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Required Courses

 

FIRST YEAR COURSES

The fall semester of the first year of study at Georgia Law consists entirely of required courses.  In the spring semester, each first year student will be able to select an elective.  After the first year, remaining course requirements are: The Law & Ethics of Lawyering, the practical skills requirement, and a substantial writing requirement.  Georgia Law students must earn a minimum of 88 semester credit hours to graduate. 

  Fall Semester

  Credit Hours

  4120 Torts

  4

  4030 Contracts

  4

  4010 Civil Procedure

  4

  4071 Legal Writing I

  2

  4072 Legal Research I

  .5

 

  Total = 14.5

  Spring Semester

  Credit Hours

  4090 Property

  4

  4180 Con Law I

  3

  4050 Criminal Law

  3

  4081 Legal Writing II

  3

  4082 Legal Research II

  .5

  Elective

  3 to 4

 

  Total = 16.5 to 17.5

FIRST YEAR COURSE DESCRIPTIONS

Civil Procedure:  4010. 4 hours.

This course covers the lifecycle of a lawsuit in federal court, including the scope and nature of the federal courts’ constitutional and statutory authority to decide cases.  Topics include statutory and constitutional constraints on judicial power to render an enforceable judgment against a defendant, subject-matter jurisdiction, venue, pleading, joinder, discovery, summary judgment, trial and post-trial motions, and the preclusive effect of final judgments.  The course also touches on choice of law, separation of powers, federalism, forum shopping, and the interpretation of Rules, statutes, and constitutional text.

Criminal Law:  4050.  3 hours. 

The historical development of criminal law as well as the analysis of the necessary elements of crimes and the consideration of the principal classes of crimes.

Contracts:  4030.  4 hours. 

Contracts provides an introduction to the law of legally enforceable promises under Article 2 of the Uniform Commercial Code and the common law. Among other topics, the course considers offers and their acceptance; consideration, formalities, and promissory estoppel; the parole evidence rule and the statute of frauds; third-party enforcement; material breach of contract; and damages. Students are expected to be able to explain in writing how these and additional legal issues under the UCC and the common law apply to various complex factual scenarios.

Property: 4090.  4 hours.

This course addresses the recognition, development and regulation of rights in real property and personal property, including the nature and function of possession and title, shared ownership, private and public rights, and transfers of property.

Constitutional Law I: 4180.  3 hours.

This course addresses the meaning and impact of the Constitution of the United States, particularly with regard to federalism, separation of powers, the judicial function and due process of law.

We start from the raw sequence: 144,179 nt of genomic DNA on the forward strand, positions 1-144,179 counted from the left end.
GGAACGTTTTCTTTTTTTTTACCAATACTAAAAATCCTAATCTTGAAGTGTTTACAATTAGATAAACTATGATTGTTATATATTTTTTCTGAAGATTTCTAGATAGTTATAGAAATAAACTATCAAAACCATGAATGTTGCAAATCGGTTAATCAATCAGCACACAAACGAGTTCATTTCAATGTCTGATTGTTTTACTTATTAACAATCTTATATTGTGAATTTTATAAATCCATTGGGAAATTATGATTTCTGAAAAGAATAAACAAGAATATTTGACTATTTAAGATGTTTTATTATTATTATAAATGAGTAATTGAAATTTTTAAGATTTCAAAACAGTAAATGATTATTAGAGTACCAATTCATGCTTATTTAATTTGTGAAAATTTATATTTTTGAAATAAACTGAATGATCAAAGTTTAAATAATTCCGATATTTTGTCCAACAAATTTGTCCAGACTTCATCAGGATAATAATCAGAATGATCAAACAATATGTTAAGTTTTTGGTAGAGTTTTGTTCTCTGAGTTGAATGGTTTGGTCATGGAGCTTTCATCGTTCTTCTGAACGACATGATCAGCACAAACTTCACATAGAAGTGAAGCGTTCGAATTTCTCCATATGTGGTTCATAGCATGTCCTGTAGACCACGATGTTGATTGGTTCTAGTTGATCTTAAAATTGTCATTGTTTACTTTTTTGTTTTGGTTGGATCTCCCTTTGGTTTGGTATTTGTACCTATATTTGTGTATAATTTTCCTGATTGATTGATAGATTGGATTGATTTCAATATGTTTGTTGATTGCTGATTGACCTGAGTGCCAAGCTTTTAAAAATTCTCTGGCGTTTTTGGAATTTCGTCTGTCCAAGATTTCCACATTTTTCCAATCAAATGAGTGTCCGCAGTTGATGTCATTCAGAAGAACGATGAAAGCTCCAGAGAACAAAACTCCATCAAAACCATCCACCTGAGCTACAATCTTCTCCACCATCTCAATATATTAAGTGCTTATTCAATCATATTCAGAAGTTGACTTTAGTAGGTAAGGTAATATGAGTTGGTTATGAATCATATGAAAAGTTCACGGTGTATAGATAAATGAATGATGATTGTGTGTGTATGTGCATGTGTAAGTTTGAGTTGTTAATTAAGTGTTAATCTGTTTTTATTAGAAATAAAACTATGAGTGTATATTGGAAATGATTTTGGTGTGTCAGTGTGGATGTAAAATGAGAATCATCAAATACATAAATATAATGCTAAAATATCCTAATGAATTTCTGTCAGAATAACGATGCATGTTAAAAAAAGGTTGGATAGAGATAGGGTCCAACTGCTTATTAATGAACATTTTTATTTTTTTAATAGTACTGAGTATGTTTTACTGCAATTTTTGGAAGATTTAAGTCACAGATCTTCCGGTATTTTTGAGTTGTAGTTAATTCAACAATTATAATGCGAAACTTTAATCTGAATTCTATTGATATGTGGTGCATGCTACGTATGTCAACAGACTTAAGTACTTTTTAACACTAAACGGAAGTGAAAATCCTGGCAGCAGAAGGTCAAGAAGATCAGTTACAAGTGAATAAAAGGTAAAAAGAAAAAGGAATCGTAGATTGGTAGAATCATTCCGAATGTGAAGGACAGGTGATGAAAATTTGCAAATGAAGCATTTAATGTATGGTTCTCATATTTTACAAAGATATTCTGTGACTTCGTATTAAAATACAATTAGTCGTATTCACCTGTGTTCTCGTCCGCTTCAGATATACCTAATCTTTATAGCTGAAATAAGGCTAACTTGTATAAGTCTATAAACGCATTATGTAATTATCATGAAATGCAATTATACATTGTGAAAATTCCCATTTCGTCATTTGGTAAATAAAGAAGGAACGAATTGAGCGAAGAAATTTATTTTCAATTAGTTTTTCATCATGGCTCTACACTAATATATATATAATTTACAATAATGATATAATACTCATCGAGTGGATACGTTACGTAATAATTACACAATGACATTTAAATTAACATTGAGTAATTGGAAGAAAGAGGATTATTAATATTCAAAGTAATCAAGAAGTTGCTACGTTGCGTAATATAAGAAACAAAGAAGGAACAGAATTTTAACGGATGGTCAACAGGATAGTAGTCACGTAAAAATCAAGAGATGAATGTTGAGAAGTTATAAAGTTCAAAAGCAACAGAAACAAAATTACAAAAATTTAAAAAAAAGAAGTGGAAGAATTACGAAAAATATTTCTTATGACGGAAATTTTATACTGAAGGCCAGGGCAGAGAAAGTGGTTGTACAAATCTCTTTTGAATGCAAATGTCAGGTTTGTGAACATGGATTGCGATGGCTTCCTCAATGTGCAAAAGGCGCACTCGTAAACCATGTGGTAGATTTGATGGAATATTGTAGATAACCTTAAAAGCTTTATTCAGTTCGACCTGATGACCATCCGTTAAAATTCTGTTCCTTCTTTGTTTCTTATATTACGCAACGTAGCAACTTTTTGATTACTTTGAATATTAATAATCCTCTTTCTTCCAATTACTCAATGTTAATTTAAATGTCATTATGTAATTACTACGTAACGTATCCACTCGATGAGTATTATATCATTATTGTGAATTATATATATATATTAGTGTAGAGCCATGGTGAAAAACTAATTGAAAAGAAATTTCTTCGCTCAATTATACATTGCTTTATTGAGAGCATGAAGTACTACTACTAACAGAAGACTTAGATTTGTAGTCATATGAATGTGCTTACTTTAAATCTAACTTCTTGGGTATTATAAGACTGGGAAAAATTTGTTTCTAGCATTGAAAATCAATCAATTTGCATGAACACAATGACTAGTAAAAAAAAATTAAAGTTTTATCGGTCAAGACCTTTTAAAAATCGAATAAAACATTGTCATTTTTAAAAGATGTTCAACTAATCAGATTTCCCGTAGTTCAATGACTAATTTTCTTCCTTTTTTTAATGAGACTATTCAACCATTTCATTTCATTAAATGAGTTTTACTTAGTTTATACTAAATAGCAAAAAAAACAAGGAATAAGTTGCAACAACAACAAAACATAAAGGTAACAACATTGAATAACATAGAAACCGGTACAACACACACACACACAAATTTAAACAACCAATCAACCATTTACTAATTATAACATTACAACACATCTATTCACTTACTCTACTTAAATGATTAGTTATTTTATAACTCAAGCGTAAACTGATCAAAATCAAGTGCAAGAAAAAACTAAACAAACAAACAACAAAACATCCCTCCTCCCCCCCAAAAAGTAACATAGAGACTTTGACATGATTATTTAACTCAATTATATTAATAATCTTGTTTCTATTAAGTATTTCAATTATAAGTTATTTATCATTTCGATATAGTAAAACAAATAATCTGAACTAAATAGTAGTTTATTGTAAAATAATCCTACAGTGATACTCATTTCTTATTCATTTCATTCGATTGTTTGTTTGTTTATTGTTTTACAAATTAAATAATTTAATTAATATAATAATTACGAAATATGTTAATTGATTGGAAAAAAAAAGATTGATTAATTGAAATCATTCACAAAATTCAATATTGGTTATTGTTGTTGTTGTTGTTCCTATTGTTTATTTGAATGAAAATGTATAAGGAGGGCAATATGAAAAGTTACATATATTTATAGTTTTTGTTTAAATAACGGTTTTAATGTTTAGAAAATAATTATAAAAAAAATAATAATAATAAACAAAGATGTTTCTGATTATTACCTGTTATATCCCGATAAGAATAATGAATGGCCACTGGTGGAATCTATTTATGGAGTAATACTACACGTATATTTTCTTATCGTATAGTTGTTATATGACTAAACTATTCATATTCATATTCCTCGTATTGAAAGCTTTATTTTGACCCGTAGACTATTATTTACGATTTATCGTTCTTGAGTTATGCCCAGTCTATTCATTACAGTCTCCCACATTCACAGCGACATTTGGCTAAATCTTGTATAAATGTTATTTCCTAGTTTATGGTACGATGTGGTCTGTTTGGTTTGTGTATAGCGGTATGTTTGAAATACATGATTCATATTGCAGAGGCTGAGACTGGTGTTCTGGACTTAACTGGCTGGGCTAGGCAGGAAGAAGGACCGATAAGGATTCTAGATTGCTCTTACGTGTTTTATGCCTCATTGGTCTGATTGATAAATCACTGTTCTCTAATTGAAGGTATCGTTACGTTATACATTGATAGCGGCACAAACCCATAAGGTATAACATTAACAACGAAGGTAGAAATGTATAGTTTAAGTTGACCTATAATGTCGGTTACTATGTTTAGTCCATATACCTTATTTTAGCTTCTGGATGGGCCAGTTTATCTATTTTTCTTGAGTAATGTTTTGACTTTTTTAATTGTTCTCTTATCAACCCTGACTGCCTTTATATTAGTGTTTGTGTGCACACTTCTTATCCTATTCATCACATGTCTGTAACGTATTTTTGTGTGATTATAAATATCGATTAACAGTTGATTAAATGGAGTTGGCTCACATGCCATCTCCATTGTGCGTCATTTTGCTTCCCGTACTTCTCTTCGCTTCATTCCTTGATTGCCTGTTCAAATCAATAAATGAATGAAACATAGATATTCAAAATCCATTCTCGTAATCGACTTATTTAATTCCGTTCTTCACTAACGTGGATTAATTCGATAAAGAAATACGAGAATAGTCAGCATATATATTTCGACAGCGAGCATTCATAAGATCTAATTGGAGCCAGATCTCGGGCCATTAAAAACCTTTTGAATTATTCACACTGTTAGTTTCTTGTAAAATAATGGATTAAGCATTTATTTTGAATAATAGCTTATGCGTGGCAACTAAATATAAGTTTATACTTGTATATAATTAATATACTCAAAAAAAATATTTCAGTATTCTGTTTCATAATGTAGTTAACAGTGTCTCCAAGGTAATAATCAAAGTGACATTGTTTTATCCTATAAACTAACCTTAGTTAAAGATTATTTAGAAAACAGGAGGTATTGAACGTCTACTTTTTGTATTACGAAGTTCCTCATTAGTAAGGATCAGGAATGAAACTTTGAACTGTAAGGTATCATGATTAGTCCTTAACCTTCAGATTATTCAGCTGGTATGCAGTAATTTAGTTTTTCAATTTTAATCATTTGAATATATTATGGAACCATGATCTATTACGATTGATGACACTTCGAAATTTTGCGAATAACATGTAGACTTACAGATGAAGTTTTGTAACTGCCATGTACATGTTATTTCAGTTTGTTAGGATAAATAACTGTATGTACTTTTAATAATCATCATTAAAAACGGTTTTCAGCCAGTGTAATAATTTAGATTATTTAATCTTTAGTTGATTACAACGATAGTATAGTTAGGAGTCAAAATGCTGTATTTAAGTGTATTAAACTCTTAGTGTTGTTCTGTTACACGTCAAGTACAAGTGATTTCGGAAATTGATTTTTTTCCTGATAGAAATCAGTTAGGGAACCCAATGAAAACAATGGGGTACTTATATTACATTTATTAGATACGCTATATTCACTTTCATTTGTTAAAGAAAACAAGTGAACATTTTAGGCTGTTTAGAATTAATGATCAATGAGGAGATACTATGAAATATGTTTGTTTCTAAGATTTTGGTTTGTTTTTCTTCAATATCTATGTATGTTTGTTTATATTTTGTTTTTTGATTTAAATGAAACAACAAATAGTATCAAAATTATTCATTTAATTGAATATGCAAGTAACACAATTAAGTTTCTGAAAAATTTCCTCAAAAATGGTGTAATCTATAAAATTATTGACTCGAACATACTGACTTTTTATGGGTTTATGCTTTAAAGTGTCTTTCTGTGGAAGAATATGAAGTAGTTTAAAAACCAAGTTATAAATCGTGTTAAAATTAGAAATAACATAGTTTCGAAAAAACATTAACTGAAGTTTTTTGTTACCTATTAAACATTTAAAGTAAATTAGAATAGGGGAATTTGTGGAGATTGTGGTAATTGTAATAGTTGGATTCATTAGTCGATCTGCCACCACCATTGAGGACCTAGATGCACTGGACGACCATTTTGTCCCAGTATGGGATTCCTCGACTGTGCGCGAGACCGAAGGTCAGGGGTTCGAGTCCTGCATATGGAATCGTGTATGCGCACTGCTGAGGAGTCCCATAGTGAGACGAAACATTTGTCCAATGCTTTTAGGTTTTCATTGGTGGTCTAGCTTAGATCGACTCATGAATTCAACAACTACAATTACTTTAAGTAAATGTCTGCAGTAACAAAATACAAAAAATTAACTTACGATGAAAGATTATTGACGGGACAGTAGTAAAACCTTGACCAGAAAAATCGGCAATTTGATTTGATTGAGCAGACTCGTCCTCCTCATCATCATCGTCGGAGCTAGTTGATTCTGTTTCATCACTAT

Legal Writing I and II:  4071, 4081. 2 hours and 3 hour, respectively. 

Legal Writing I: Introduces the process of legal analysis and reasoning and teaches students to produce written documents in the style and format appropriate for the audience and purpose, with an emphasis on objective analysis and writing. Legal Writing II: Advanced skills of legal analysis and  reasoning within the context of legal argument. Students produce written documents in the style and format appropriate for the audience and purpose, with an emphasis on persuasive writing. Also covered are basic concepts, conventions, and formats for drafting legal documents.

Legal Research I and II:  4072, 4082. .5 Credit hours, respectively. 

Introduction to sources and strategies for basic legal research including finding cases, statutes, regulations, and secondary authorities.

Torts:  4120.  4 hours. 

Covers intentional torts, which may include battery, assault, and possibly false imprisonment, trespass to land, and others. Certain defenses to intentional tort, such as consent and self defense, may also be covered. The bulk of the course is devoted to the tort of negligence, including the content of the duty of reasonable care, issues bearing on whether the defendant has breached that duty, the requirement that the plaintiff establish a causal connection between the breach and the plaintiff's harm, and proximate cause limits on liability.

First-Year Elective:

In the spring semester, 1L students will select their Elective from any upper level courses compatible with the 1L course schedule, excluding seminar, simulation, clinical, practical skills, and advanced writing courses, as well as courses for which the 1L students lack the necessary prerequisites. The Associate Dean for Academic Affairs will make all reasonable efforts to ensure that an appropriate number and variety of such courses are compatible with the 1L schedule.

ADDITIONAL REQUIRED COURSES

The Law and Ethics of Lawyering: 4300.  3 hours. 

This course deals with the ethical and legal principles that govern the legal profession.  Topics covered include, among others, the attorney-client relationship, the duty of confidentiality, the attorney-client privilege, conflicts of interest, ethics in advocacy, ethical issues in representing organizational clients, admission to practice, and advertising and solicitation.  Particular emphasis is given to the Model Rules of Professional Conduct and the Restatement of the Law Governing Lawyers.